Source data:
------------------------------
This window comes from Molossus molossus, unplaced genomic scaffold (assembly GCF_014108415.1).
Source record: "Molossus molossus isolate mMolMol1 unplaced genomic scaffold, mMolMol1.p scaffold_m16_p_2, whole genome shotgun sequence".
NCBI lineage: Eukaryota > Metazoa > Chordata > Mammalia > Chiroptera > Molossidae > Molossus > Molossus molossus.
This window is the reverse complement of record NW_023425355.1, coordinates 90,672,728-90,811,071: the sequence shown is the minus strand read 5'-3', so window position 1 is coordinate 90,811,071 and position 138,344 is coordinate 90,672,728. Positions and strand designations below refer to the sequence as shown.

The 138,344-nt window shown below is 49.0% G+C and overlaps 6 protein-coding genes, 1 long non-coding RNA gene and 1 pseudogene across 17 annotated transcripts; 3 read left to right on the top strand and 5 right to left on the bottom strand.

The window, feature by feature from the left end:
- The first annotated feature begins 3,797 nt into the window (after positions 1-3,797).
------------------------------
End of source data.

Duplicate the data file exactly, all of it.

This window comes from Molossus molossus, unplaced genomic scaffold (assembly GCF_014108415.1).
Source record: "Molossus molossus isolate mMolMol1 unplaced genomic scaffold, mMolMol1.p scaffold_m16_p_2, whole genome shotgun sequence".
NCBI lineage: Eukaryota > Metazoa > Chordata > Mammalia > Chiroptera > Molossidae > Molossus > Molossus molossus.
This window is the reverse complement of record NW_023425355.1, coordinates 90,672,728-90,811,071: the sequence shown is the minus strand read 5'-3', so window position 1 is coordinate 90,811,071 and position 138,344 is coordinate 90,672,728. Positions and strand designations below refer to the sequence as shown.

The 138,344-nt window shown below is 49.0% G+C and overlaps 6 protein-coding genes, 1 long non-coding RNA gene and 1 pseudogene across 17 annotated transcripts; 3 read left to right on the top strand and 5 right to left on the bottom strand.

The window, feature by feature from the left end:
- The first annotated feature begins 3,797 nt into the window (after positions 1-3,797).